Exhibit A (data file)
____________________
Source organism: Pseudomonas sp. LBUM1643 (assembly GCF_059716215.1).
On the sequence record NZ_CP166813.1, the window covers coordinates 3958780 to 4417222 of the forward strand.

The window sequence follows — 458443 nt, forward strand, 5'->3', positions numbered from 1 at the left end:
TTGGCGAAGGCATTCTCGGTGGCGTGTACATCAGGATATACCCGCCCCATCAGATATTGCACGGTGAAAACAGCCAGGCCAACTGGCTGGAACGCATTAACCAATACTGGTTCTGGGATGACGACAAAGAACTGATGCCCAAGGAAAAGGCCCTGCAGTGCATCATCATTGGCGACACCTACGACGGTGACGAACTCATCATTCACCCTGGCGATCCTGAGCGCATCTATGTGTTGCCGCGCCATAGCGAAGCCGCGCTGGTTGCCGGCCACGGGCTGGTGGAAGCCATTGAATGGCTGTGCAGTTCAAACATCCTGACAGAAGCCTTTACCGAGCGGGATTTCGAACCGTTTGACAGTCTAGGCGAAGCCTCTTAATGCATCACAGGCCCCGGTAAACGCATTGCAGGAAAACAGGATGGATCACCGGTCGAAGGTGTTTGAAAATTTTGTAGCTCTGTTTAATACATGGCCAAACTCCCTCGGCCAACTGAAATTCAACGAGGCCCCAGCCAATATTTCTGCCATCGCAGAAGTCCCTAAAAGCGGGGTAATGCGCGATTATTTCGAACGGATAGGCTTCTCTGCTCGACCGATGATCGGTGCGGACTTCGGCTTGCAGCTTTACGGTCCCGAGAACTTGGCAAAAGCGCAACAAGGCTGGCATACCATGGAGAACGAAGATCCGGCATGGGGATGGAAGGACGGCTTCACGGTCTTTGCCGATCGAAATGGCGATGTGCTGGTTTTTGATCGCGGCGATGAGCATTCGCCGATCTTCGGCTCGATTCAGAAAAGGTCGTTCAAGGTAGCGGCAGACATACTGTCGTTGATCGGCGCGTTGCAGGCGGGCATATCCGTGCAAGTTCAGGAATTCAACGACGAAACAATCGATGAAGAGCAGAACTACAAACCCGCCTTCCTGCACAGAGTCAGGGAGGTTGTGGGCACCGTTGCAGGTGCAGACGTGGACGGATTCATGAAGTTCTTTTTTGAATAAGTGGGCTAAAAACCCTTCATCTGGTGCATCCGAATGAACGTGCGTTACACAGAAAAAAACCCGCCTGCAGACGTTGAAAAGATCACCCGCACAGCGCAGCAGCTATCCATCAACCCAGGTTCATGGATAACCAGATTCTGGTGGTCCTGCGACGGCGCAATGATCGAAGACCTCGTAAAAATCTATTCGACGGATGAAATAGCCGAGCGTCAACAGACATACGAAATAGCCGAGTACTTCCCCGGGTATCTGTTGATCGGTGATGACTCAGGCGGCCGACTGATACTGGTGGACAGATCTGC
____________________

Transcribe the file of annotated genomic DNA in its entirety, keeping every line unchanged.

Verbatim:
Source organism: Pseudomonas sp. LBUM1643 (assembly GCF_059716215.1).
On the sequence record NZ_CP166813.1, the window covers coordinates 3958780 to 4417222 of the forward strand.

The window sequence follows — 458443 nt, forward strand, 5'->3', positions numbered from 1 at the left end:
TTGGCGAAGGCATTCTCGGTGGCGTGTACATCAGGATATACCCGCCCCATCAGATATTGCACGGTGAAAACAGCCAGGCCAACTGGCTGGAACGCATTAACCAATACTGGTTCTGGGATGACGACAAAGAACTGATGCCCAAGGAAAAGGCCCTGCAGTGCATCATCATTGGCGACACCTACGACGGTGACGAACTCATCATTCACCCTGGCGATCCTGAGCGCATCTATGTGTTGCCGCGCCATAGCGAAGCCGCGCTGGTTGCCGGCCACGGGCTGGTGGAAGCCATTGAATGGCTGTGCAGTTCAAACATCCTGACAGAAGCCTTTACCGAGCGGGATTTCGAACCGTTTGACAGTCTAGGCGAAGCCTCTTAATGCATCACAGGCCCCGGTAAACGCATTGCAGGAAAACAGGATGGATCACCGGTCGAAGGTGTTTGAAAATTTTGTAGCTCTGTTTAATACATGGCCAAACTCCCTCGGCCAACTGAAATTCAACGAGGCCCCAGCCAATATTTCTGCCATCGCAGAAGTCCCTAAAAGCGGGGTAATGCGCGATTATTTCGAACGGATAGGCTTCTCTGCTCGACCGATGATCGGTGCGGACTTCGGCTTGCAGCTTTACGGTCCCGAGAACTTGGCAAAAGCGCAACAAGGCTGGCATACCATGGAGAACGAAGATCCGGCATGGGGATGGAAGGACGGCTTCACGGTCTTTGCCGATCGAAATGGCGATGTGCTGGTTTTTGATCGCGGCGATGAGCATTCGCCGATCTTCGGCTCGATTCAGAAAAGGTCGTTCAAGGTAGCGGCAGACATACTGTCGTTGATCGGCGCGTTGCAGGCGGGCATATCCGTGCAAGTTCAGGAATTCAACGACGAAACAATCGATGAAGAGCAGAACTACAAACCCGCCTTCCTGCACAGAGTCAGGGAGGTTGTGGGCACCGTTGCAGGTGCAGACGTGGACGGATTCATGAAGTTCTTTTTTGAATAAGTGGGCTAAAAACCCTTCATCTGGTGCATCCGAATGAACGTGCGTTACACAGAAAAAAACCCGCCTGCAGACGTTGAAAAGATCACCCGCACAGCGCAGCAGCTATCCATCAACCCAGGTTCATGGATAACCAGATTCTGGTGGTCCTGCGACGGCGCAATGATCGAAGACCTCGTAAAAATCTATTCGACGGATGAAATAGCCGAGCGTCAACAGACATACGAAATAGCCGAGTACTTCCCCGGGTATCTGTTGATCGGTGATGACTCAGGCGGCCGACTGATACTGGTGGACAGATCTGC